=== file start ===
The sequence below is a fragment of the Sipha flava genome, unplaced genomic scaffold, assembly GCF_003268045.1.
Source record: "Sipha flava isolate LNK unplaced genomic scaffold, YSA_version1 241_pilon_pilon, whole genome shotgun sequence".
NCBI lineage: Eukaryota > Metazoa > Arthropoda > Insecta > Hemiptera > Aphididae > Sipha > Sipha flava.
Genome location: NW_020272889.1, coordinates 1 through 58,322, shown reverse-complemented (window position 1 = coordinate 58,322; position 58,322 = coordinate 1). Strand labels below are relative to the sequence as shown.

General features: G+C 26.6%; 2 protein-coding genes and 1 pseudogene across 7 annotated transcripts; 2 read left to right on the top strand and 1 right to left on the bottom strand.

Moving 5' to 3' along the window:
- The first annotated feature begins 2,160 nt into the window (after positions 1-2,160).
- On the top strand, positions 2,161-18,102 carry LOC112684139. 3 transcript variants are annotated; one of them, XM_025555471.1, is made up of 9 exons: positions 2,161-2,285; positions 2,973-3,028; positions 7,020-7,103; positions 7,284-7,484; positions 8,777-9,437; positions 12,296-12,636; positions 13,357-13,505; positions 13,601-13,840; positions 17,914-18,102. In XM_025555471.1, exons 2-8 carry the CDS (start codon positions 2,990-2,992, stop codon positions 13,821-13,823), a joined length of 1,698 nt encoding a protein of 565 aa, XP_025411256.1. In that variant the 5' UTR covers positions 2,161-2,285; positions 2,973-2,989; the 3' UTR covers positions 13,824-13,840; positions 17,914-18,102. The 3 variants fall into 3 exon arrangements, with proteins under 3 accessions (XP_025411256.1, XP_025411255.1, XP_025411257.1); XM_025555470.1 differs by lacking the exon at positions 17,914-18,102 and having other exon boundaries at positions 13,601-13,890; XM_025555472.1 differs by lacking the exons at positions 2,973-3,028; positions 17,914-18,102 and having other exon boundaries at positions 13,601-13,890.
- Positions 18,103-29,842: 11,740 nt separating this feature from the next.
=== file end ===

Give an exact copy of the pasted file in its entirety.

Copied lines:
The sequence below is a fragment of the Sipha flava genome, unplaced genomic scaffold, assembly GCF_003268045.1.
Source record: "Sipha flava isolate LNK unplaced genomic scaffold, YSA_version1 241_pilon_pilon, whole genome shotgun sequence".
NCBI lineage: Eukaryota > Metazoa > Arthropoda > Insecta > Hemiptera > Aphididae > Sipha > Sipha flava.
Genome location: NW_020272889.1, coordinates 1 through 58,322, shown reverse-complemented (window position 1 = coordinate 58,322; position 58,322 = coordinate 1). Strand labels below are relative to the sequence as shown.

General features: G+C 26.6%; 2 protein-coding genes and 1 pseudogene across 7 annotated transcripts; 2 read left to right on the top strand and 1 right to left on the bottom strand.

Moving 5' to 3' along the window:
- The first annotated feature begins 2,160 nt into the window (after positions 1-2,160).
- On the top strand, positions 2,161-18,102 carry LOC112684139. 3 transcript variants are annotated; one of them, XM_025555471.1, is made up of 9 exons: positions 2,161-2,285; positions 2,973-3,028; positions 7,020-7,103; positions 7,284-7,484; positions 8,777-9,437; positions 12,296-12,636; positions 13,357-13,505; positions 13,601-13,840; positions 17,914-18,102. In XM_025555471.1, exons 2-8 carry the CDS (start codon positions 2,990-2,992, stop codon positions 13,821-13,823), a joined length of 1,698 nt encoding a protein of 565 aa, XP_025411256.1. In that variant the 5' UTR covers positions 2,161-2,285; positions 2,973-2,989; the 3' UTR covers positions 13,824-13,840; positions 17,914-18,102. The 3 variants fall into 3 exon arrangements, with proteins under 3 accessions (XP_025411256.1, XP_025411255.1, XP_025411257.1); XM_025555470.1 differs by lacking the exon at positions 17,914-18,102 and having other exon boundaries at positions 13,601-13,890; XM_025555472.1 differs by lacking the exons at positions 2,973-3,028; positions 17,914-18,102 and having other exon boundaries at positions 13,601-13,890.
- Positions 18,103-29,842: 11,740 nt separating this feature from the next.